The Role of BBKA Associations and Beekeepers concerning Asian Hornets

The BBKA are asking every Association to select teams of 15 members to work with a co-ordinator to help identify the hornets. This team will assist with local requests for help in identifying Asian Hornets.
It is vital that all Beekeepers can identify Asian Hornets.
Each branch or group can establish their own team so that individuals will not be asked to travel vast distances. They should establish a good communication network between each other, so that the nearest team member can answer a call about a potential siting and call for back up if necessary.

To qualify for insurance you must undertake this exercise 

Asian Hornet Team Exercise

What Does the Team do?

  • Form a communication network of people confident in identifying what could be an Asian Hornet.
  • Know how to report a suspected hornet
  • Distribute identifying literature  and inform individuals, businesses, markets gardeners etc in their area about Asian Hornets and how to report them
  • Know how to set up open bait stations and advise the public about monitoring them (from a distance) if they are in suitable places such as a garden.
  • Provide contact numbers so that hornets can be reported
  • Establish monitoring traps in their area or when directed by bee inspectors

 Asian hornet hawking at beehive


Available literature

The ID sheet and poster can be downloaded from the Asian Hornet pages of BeeBase or ordered from the NBU office .

Each team should be organised with contact numbers and a team leader who can be contacted by an Area Association Coordinator. (This will facilitate easier dissemination of information)

Associations should encourage their members to register on BeeBase and to ensure that their contact and apiary details are up to date. If an email address is included this will ensure individuals can receive alerts from the NBU when Asian Hornets are sighted in their area. 

Asian Hornet Team Map 

The BBKA has set up a map similar to the one used for swarm collection. This will allow the public to search for a local association (secretary or AHT leader) to arrange assistance with the identification of suspect Asian hornet sightings or leads.

Team members from local area Associations can follow up leads from members of the public and aid them with identification and obtaining a specimen and photograph. These should be sent in through the [email protected] email address or the Asian Hornet Watch app.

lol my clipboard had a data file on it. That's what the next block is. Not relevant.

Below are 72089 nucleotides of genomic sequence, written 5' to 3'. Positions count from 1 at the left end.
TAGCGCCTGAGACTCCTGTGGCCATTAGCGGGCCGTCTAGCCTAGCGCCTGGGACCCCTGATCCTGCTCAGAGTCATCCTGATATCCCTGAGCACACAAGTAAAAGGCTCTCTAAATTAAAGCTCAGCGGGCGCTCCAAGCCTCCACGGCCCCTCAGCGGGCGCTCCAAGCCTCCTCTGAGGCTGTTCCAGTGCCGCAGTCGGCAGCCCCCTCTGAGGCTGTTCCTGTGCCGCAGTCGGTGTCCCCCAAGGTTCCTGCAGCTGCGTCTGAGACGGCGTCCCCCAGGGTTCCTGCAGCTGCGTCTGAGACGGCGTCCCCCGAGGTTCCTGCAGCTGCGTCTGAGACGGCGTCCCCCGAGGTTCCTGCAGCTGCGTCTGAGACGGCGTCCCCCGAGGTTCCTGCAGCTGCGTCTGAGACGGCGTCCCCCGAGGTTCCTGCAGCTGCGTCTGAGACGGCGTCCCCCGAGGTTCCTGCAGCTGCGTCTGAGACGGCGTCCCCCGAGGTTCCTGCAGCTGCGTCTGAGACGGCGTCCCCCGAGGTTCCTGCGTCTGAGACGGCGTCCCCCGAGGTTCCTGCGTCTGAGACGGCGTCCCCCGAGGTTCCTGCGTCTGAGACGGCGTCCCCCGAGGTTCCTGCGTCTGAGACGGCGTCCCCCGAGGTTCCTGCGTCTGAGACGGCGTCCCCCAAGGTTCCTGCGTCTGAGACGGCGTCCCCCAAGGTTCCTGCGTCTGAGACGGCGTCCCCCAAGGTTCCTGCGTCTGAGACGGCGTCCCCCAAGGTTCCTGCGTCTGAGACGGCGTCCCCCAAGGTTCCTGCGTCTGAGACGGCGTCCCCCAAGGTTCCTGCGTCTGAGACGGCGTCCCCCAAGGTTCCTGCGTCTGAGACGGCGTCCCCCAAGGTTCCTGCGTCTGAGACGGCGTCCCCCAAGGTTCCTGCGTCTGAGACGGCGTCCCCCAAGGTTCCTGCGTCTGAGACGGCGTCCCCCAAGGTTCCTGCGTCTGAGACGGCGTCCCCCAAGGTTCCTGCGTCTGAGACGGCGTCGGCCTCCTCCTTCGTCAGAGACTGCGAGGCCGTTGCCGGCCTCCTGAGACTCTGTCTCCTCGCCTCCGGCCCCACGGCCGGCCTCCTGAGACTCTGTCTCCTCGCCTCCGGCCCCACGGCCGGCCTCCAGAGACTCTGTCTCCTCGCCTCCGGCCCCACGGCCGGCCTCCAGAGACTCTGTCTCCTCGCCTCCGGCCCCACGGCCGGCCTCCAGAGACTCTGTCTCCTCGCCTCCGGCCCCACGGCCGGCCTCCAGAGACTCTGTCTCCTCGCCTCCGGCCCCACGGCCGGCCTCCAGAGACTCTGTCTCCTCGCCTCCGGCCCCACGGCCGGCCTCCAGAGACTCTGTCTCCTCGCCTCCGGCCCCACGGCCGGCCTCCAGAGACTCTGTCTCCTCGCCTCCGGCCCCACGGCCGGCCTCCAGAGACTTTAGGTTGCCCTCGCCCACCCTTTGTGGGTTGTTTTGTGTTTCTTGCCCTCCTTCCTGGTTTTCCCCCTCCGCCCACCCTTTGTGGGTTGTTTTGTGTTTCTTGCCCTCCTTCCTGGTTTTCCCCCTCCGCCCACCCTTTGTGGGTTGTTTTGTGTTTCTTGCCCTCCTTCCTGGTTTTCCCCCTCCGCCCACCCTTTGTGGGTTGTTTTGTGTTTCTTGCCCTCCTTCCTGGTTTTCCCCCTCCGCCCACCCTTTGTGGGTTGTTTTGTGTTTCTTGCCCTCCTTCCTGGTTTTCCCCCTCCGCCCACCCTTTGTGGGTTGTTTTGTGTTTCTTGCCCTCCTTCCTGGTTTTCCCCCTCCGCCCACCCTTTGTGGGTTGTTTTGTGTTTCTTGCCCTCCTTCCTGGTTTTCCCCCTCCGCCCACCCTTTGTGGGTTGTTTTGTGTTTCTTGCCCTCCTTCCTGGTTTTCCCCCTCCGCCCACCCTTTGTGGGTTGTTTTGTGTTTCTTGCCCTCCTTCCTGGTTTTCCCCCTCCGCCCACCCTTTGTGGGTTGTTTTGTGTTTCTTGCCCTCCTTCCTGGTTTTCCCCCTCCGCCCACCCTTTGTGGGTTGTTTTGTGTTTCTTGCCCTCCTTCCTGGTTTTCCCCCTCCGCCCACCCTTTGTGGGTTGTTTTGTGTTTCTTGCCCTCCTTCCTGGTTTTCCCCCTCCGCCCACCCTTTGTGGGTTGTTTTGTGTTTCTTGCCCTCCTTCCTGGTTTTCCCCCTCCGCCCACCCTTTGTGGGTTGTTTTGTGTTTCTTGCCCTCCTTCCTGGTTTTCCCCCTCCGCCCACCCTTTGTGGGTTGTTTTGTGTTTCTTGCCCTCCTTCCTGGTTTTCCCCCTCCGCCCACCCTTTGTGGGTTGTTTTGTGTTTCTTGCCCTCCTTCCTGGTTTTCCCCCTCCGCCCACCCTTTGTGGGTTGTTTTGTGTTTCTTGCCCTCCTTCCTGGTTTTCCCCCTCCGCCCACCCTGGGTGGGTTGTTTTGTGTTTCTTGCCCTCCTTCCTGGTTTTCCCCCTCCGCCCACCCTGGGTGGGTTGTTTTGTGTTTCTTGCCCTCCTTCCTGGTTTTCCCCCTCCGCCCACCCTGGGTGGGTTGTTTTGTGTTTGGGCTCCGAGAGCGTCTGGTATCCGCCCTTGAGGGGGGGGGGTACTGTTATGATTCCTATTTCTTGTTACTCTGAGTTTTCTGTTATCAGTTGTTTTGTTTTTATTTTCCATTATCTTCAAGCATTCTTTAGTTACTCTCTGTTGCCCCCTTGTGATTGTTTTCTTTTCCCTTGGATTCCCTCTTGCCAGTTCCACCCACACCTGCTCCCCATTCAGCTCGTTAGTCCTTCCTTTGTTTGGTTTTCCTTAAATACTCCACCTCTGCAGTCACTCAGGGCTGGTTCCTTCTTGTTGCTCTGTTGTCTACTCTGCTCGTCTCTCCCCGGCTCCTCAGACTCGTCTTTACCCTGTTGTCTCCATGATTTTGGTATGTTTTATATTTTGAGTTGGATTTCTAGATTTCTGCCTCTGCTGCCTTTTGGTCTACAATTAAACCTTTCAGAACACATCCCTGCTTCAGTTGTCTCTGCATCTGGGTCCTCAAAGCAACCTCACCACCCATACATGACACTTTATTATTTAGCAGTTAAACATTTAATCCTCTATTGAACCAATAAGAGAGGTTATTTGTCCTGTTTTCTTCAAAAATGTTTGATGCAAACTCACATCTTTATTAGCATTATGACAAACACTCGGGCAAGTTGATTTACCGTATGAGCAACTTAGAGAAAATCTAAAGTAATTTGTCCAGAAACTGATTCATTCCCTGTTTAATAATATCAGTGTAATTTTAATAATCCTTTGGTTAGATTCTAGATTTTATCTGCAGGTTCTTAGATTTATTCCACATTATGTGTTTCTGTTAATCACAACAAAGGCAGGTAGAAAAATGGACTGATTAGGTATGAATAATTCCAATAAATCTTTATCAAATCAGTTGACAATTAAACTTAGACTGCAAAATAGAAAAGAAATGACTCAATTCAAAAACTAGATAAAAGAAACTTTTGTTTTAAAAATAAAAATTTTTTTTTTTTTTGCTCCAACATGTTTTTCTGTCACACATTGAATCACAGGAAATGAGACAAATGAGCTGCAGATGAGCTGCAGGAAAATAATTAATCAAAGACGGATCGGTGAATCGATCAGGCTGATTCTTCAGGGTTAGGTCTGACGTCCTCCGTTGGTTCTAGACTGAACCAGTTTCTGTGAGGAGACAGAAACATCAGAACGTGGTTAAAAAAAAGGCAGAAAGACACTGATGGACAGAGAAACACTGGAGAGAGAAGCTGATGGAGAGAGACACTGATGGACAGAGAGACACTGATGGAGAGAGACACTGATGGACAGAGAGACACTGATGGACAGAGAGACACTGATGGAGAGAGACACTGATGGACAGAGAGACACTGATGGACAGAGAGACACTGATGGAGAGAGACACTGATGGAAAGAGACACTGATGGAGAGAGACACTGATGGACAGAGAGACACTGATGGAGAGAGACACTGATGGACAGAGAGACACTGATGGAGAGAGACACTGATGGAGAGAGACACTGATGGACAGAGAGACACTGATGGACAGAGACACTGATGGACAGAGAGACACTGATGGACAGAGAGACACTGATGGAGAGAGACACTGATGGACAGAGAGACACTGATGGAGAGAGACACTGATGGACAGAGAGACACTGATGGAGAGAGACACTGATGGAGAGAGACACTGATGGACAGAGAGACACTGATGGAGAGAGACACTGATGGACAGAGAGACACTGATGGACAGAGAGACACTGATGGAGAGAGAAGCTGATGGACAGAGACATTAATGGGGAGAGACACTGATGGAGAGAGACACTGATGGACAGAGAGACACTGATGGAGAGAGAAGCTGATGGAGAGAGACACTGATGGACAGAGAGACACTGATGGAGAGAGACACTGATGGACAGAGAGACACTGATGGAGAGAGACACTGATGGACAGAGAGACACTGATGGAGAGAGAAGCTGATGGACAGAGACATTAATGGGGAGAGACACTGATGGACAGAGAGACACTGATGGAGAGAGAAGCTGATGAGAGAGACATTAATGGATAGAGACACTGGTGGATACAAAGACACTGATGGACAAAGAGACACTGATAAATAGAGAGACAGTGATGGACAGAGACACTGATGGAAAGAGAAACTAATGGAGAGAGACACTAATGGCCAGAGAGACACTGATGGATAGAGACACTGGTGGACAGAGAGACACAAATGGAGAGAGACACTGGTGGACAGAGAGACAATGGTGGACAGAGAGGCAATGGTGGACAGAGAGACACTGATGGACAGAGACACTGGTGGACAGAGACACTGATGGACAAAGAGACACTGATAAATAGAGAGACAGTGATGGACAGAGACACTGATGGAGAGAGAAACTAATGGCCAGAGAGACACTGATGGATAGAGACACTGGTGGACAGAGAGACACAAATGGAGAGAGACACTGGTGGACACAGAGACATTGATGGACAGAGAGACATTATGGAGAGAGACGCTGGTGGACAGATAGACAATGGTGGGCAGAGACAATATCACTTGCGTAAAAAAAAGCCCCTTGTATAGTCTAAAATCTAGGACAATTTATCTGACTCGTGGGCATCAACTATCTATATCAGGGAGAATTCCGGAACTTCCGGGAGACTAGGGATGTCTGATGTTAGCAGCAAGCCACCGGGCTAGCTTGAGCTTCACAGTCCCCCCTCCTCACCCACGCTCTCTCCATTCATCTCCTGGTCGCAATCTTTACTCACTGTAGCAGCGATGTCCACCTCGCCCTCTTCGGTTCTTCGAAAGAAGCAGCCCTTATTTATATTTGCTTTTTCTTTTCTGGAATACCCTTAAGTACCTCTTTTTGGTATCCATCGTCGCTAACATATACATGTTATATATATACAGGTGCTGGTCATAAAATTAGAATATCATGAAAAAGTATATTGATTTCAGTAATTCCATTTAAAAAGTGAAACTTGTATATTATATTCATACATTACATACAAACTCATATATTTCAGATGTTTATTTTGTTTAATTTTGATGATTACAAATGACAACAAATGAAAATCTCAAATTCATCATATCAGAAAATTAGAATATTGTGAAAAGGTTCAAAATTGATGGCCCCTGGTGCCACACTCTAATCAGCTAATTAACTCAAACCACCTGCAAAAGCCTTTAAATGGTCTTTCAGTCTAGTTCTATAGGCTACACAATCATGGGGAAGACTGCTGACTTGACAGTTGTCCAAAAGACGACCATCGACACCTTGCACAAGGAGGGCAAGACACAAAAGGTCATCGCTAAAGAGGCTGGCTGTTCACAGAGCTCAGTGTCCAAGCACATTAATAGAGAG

All beekeepers should be encouraged to keep an eye out for Asian hornets in their apiaries catching bees or on flowering plants feeding on nectar or other insects.

In the winter months nests in deciduous trees may become visible.

Monitoring and Trapping.

  • Monitoring traps can be used in the spring or late summer especially around risk points such as ports or areas where nests have occurred previously. A fact sheet and YouTube video on how to make an Asian hornet monitoring trap are available from the Asian hornet pages of BeeBase.
  • It would be very helpful if all beekeepers who use monitoring traps were encouraged to record their use on BeeBase by editing their apiary records.

    Log into Beebase, click on 'My apiaries' and select apiary and edit those details. Scroll down to see the  place to list your monitoring trap information.
  • It is illegal to trap and release an alien species. This means it is illegal to trap and release an Asian Hornet.


Insurance Issues

The insurance cover that BBKA membership provides is excellent and covers all that Beekeepers do in the normal process of beekeeping including swarm collecting. Beekeepers are insured for beekeeping activities including swarm collections

The BBKA has arranged for up to 15 Registered or Partner members of each branch who are members of the Asian Hornet Action Teams  to be covered but they must be recorded on eR2 membership database and have completed a short exercise to ensure they have the basic knowledge needed.

BUT they are NOT insured if trespassing or entering areas without the landowners permission. They are NOT insured if involved in trapping and releasing Asian Hornets as this is an illegal activity.

Asian Hornets are an invasive species and sightings must be reported. Members of the public have NO insurance through the BBKA unless participating in Beekeeping activities with BBKA members.